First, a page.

Synopsis: Robert Neville has witnessed the end of the world. The entire population has been obliterated by a vampire virus. Somehow, Neville survived. He must now struggle to make sense of everything that has happened and learn to protect himself against the vampires who hunt him constantly. He must, because perhaps there is nothing else human left.
I Am Legend was a major influence in horror and brought a whole new thematic concept to apocalyptic literature. Several humanistic and emotional themes in this book blend the horror genre with traditional fiction: we see Neville as an emotional person, and observe as he suffers bouts of depression, dips into alcoholism and picks up his strength again to fight the vampiric bacteria that has infected (and killed off) most of humankind. Neville soon meets a woman, Ruth, (after three years alone), who seems to be uninfected and a lone survivor. The two become close and he learns from Ruth that the infected have learned to fight the disease and can spend short amounts of time in the daylight, slowly rebuilding strength and society as it was.
Being the big fan of horror that I am, I am always searching for new authors of the genre to read. Some are bad, most are enjoyable. Occasionally I get the chance to go back and discover one of the classic authors -- one of the true pioneers. In this case, that author is Richard Matheson.
Matheson was a name I had heard tossed around for years. He was one of those authors I knew I was going to read someday, but I always had other things to read and it always escaped my mind. This Christmas I got a Kindle Fire and was shopping around on the Kindle Store, and lo and behold, I saw classic horror tale I Am Legend for a mere $4.99. Having heard this was supposed to be a horror classic -- heck, I'd heard it was one of the scariest novels ever written -- I grabbed it (and a few other Matheson titles which I will be reading in the coming weeks and months) up and started reading. Almost 72 hours later I am done with Matheson's short vampire novel, so what did I think of it?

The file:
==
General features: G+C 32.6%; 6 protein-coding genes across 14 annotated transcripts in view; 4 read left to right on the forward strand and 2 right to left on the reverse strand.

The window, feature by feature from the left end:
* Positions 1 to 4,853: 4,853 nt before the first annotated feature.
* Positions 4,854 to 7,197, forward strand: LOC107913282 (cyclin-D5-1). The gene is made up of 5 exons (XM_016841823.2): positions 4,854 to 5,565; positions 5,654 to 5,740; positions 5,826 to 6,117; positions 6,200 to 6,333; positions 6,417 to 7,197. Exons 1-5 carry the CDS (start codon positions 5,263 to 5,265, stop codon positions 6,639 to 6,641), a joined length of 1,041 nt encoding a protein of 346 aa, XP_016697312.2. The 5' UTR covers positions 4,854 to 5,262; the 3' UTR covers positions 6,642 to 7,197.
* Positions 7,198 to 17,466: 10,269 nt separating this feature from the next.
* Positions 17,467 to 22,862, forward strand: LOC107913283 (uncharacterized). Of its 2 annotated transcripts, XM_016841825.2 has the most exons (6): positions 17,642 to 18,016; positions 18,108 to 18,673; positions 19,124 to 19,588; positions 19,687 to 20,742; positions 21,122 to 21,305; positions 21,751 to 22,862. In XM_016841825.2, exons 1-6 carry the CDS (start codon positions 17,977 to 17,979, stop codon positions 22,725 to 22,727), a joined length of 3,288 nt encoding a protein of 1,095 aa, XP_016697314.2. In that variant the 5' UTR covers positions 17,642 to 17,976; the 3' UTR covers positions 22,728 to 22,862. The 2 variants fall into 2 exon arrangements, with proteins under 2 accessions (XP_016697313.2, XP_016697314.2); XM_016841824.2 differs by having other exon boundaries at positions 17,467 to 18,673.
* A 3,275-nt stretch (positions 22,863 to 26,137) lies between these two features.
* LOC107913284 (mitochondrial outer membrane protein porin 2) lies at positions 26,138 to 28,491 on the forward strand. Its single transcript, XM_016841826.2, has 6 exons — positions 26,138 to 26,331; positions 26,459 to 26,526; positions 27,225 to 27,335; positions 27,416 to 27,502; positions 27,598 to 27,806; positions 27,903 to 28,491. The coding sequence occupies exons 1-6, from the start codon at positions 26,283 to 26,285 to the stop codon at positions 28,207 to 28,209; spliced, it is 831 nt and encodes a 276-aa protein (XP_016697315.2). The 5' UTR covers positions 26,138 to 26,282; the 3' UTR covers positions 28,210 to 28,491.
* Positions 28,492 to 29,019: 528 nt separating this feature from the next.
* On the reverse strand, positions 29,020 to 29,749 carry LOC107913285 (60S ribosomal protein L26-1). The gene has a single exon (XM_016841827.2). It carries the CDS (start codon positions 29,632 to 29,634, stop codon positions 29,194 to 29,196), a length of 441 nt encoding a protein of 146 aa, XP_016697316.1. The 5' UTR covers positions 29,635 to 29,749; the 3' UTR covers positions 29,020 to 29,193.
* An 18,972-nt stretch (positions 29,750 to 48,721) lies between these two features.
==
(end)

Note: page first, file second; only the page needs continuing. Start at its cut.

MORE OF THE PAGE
I liked it. I really, really liked it. I wasn't terrified by it as some online reviewers claim to have been, but the whole enchilada did creep me out a good deal. The star of the show is Robert Neville, witness of the end of the world which came on via plague. The rest of the world's population (or, at least, Neville assumes the rest of the world) has turned into vampires -- creatures of the night -- and their society is quickly growing. Because of this, Robert Neville (who is immune to the plague because of a certain incident that happened to him before the outbreak) is becoming the loneliest man on earth whose only companions during the story are a dog he tries to take in and a woman who stays with him for a short while. He spends his days and nights barricading his home -- the home he once shared with his wife and daughter, now both dead -- and listening to the screams of vampires outside, beckoning him. Creepy, isn't it?
While I didn't think this novel was particularly frightening, it was rather melancholy. This novel goes at the vampire theme from a different angle than most other novels of this kind do. Typically there is a group of survivors working together to kill off the bloodsucking creatures, but Robert has to do it alone. He becomes interested in the scientific aspects of vampirism -- how do they live? what, exactly, causes vampirism? etc -- which is something not often seen in stories like this. I rather enjoyed that, and it was a good touch on Matheson's part. As well, the ending was much darker (and somehow pretty comical) than I was expecting, which I really appreciated. It made the phrase "I am legend" a bittersweet one.
All in all, I really liked this short novel. It was a quick, pleasurable read that had me constantly reading further to find out what happened next. While I was a little disappointed that it turned out to not be the fright-fest I had heard it touted as, I still thought it was a really strong story. This is necessary reading for any horror fan.